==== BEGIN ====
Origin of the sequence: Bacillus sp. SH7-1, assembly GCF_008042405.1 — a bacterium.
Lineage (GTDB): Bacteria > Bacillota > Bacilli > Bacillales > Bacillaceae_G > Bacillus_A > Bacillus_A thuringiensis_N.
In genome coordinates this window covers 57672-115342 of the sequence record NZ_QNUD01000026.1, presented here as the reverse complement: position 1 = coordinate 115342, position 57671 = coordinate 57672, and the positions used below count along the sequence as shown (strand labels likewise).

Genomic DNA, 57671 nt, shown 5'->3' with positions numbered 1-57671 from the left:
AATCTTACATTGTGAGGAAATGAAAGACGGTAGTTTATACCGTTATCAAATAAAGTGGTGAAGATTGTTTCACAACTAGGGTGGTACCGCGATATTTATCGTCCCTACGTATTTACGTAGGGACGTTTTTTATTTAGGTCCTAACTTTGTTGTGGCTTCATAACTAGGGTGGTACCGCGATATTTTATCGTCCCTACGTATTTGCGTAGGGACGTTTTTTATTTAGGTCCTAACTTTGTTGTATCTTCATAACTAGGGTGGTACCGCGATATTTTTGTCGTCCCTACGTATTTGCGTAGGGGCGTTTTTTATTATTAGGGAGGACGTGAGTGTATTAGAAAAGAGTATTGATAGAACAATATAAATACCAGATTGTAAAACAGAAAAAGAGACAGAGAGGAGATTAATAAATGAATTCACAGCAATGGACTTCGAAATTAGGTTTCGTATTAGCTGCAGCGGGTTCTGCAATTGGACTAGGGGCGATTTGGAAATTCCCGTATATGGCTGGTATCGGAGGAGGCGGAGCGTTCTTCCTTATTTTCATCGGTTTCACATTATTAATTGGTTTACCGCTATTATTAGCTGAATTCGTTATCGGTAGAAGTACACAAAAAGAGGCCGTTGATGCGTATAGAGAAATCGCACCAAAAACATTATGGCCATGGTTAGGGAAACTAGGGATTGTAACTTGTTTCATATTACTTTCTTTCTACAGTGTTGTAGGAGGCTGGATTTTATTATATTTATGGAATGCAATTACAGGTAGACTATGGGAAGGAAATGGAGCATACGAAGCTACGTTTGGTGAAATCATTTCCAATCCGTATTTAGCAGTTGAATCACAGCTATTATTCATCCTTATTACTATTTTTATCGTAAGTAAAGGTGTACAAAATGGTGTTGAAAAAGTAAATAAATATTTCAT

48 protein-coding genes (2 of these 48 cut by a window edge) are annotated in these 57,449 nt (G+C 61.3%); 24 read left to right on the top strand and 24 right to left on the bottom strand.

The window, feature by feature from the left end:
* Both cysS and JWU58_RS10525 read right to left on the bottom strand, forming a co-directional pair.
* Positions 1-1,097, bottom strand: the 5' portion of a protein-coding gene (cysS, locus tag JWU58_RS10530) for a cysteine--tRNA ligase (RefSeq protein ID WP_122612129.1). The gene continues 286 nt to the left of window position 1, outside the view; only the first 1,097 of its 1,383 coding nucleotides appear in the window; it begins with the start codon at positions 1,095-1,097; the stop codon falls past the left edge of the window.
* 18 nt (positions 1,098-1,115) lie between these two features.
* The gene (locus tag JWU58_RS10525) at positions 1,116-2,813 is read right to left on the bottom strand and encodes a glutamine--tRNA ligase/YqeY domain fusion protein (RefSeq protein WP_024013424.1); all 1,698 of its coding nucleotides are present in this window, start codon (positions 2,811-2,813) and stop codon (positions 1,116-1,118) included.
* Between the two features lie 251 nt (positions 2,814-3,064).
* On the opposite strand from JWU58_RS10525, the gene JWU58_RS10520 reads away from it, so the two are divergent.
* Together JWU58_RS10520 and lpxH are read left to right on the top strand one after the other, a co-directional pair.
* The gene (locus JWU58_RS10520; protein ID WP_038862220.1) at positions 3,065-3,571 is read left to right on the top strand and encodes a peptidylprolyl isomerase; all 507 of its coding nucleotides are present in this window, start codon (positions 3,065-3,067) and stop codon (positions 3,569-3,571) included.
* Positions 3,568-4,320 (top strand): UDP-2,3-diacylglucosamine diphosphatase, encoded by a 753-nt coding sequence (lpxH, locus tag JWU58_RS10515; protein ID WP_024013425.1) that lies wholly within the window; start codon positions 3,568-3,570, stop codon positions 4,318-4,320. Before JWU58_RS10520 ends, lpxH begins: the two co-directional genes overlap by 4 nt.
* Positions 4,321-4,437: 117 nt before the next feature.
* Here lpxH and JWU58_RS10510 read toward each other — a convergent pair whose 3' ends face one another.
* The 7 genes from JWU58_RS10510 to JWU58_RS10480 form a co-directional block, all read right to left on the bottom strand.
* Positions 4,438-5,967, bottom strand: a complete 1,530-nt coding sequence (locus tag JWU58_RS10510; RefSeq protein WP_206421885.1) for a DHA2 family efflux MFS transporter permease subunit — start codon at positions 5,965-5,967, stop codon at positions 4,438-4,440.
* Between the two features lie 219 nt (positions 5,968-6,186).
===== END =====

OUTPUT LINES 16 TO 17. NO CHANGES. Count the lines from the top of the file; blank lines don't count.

* Positions 3,568-4,320 (top strand): UDP-2,3-diacylglucosamine diphosphatase, encoded by a 753-nt coding sequence (lpxH, locus tag JWU58_RS10515; protein ID WP_024013425.1) that lies wholly within the window; start codon positions 3,568-3,570, stop codon positions 4,318-4,320. Before JWU58_RS10520 ends, lpxH begins: the two co-directional genes overlap by 4 nt.
* Positions 4,321-4,437: 117 nt before the next feature.